Kevin Eagan - Jan 24, 2022
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After the closure of Maya Bay beach and thanks to the absence of visitors during the Covid-19 pandemic, nature has begun to reclaim its rights on the Thai islands, ravaged by mass tourism. The country is taking advantage of this to accelerate its shift towards eco-responsible tourism, of which the Similan Islands archipelago could be the showcase.

The worldwide success of the movie The Beach had turned this paradise into hell: a tide of tourists had flooded on the white sand, and gradually destroyed the seabed. To save the beach of Maya Bay, on the island of Phi Phi Ley, off the coast of Thailand, it had to be closed. It was closed to the public for three years. A shock treatment which, thanks to the absence of tourists during the Covid-19 pandemic, allowed nature to regain its rights: the water became clearer, the coral reefs grew back, and even sharks returned.

The Thai government has seized the opportunity to accelerate its green shift. In September 2021, it announced the annual closure of its 127 national parks for several months to allow nature to breathe. This policy is already being applied in the Similan Islands, in the west of the country. They have become the laboratory of a new form of tourism, under high protection.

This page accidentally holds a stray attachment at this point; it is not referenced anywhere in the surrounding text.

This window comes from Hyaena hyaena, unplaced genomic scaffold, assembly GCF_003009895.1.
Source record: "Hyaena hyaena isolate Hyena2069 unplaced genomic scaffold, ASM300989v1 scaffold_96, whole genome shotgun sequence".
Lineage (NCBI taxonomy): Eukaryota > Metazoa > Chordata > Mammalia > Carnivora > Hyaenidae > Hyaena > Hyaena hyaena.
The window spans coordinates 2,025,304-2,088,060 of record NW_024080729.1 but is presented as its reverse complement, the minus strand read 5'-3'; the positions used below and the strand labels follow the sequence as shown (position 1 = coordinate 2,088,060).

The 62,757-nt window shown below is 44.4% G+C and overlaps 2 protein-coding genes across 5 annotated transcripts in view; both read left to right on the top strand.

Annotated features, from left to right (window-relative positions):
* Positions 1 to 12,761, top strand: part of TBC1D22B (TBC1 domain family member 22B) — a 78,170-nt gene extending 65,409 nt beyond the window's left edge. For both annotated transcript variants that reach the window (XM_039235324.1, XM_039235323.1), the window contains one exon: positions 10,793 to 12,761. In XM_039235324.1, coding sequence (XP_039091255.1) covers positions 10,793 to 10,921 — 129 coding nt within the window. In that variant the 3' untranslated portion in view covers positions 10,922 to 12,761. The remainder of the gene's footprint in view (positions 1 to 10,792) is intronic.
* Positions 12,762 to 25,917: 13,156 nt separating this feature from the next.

The government is now giving itself the means to preserve natural sites: this is the message it visibly wishes to convey to the camera of "Envoy special". In front of the journalists, a battalion of armed rangers, in trellis and black vest decorated with a crab. They are in charge of protecting the fauna and flora of the Similan Islands National Park. Their mission is also to control the boats: none can cross the limits of the park without authorization.

The team of "Envoy special" embarks with the commander, who exposes the new rules. Since 2018, no more question of welcoming here nearly 10,000 tourists per day. Now, their number is limited to 3,850 and 525 divers. The hotel boats cannot accommodate more than 500 people. Spending the night on the archipelago is now forbidden, and the bungalows that housed tourists have been removed.

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